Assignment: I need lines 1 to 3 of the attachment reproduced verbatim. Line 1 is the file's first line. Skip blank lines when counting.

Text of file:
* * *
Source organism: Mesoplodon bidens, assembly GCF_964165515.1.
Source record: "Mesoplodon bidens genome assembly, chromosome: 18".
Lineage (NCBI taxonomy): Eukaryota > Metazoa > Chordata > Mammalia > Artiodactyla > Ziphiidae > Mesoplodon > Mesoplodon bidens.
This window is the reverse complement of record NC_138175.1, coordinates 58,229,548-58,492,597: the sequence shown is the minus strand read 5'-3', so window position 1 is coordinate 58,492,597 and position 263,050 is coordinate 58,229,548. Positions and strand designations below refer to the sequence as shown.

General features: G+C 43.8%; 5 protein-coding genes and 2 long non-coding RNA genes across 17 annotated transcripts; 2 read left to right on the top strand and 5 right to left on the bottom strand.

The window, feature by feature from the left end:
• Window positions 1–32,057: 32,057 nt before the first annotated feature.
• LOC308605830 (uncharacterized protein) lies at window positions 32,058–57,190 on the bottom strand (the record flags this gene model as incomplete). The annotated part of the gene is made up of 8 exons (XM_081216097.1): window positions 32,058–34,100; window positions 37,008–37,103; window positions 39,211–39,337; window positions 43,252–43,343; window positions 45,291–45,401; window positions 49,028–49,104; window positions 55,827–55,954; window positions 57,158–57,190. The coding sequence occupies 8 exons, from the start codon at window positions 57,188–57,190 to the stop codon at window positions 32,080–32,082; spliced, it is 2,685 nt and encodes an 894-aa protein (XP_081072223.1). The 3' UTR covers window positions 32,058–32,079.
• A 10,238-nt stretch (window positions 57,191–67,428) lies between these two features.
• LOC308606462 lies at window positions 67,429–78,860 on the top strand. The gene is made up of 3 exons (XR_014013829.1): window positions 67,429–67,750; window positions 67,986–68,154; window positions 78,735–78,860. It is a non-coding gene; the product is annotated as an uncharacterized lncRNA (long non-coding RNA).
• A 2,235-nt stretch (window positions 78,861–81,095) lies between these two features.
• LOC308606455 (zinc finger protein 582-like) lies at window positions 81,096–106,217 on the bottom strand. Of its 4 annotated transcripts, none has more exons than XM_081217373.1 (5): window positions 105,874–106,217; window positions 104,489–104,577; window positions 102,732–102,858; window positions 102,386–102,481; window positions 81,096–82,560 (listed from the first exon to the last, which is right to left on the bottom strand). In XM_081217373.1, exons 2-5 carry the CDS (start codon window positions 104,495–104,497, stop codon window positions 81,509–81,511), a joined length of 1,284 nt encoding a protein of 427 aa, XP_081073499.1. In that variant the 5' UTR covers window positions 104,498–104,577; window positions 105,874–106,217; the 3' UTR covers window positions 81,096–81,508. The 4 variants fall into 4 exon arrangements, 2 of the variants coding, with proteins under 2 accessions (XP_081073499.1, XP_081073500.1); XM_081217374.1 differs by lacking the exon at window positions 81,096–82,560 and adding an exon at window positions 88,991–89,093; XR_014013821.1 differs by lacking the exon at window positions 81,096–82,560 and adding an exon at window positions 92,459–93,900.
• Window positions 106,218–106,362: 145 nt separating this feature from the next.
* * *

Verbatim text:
Source organism: Mesoplodon bidens, assembly GCF_964165515.1.
Source record: "Mesoplodon bidens genome assembly, chromosome: 18".
Lineage (NCBI taxonomy): Eukaryota > Metazoa > Chordata > Mammalia > Artiodactyla > Ziphiidae > Mesoplodon > Mesoplodon bidens.